See? The idea is that it may never be solved.  A riddle has the idea that it is solvable.  An enigma also gives the idea that it will take great skill to solve it.  A riddle can be solved by anyone- an enigma can only be solved by an expert.

An enigma is a noun... since it is a thing.

From Englishionary:

It is also a dark, obscure, or inexplicable saying. A riddle. A statement. The hidden meaning of which is to be discovered or guessed.
“A custom was among the ancients of proposing an enigma at festivals.” Pope.

An action, mode of action, or thing, which cannot be satisfactorily explained; a puzzle; as his conduct is an enigma.

Relating to or resembling an enigma; not easily explained or accounted for; darkly expressed; obscure; puzzling; as an enigmatical answer.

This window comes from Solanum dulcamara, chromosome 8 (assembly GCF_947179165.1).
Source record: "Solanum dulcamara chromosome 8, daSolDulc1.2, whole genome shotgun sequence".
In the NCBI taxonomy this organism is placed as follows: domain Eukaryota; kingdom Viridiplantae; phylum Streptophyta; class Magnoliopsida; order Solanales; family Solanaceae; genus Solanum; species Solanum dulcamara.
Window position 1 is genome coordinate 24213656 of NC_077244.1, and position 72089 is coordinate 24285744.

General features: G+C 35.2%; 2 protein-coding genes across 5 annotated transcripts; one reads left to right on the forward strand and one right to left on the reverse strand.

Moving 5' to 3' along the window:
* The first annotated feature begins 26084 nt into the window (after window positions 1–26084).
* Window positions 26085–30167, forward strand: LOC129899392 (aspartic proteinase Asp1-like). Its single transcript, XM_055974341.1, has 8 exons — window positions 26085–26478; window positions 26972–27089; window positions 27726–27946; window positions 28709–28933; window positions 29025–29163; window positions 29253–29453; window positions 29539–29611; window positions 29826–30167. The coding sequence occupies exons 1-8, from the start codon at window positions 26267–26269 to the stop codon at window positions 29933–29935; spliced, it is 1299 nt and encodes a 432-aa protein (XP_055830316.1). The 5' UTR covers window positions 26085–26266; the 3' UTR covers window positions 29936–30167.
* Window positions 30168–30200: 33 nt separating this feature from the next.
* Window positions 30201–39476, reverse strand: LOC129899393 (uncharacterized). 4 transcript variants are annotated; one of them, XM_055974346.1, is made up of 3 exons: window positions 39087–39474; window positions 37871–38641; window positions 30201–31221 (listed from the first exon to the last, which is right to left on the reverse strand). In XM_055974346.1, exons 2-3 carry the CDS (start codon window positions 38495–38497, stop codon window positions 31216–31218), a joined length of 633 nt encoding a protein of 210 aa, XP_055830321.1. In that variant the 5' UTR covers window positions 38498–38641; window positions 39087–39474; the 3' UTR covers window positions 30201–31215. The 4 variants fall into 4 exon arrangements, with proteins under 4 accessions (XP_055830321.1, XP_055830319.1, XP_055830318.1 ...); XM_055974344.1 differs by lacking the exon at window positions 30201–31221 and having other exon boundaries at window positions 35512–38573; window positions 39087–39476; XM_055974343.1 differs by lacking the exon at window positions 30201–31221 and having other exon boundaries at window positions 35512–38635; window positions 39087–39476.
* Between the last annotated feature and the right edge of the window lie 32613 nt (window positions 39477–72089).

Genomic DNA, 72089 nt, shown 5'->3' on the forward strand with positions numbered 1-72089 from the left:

So... say: "That's quite an enigma. I don't understand it."

 "I have come to believe that the whole world is an enigma, a harmless enigma that is made terrible by our own mad attempt to interpret it as though it had an underlying truth."
- Umberto Eco

“I cannot forecast to you the action of Russia. It is a riddle wrapped in a mystery inside an enigma: but perhaps there is a key. That key is Russian national interests.” ~ Winston Churchill

Listen to Pronunciation: Enigma

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New Word A Day


Having the qualities fabled to belong to the god Mercury;  Mercury was a god in Roman mythology.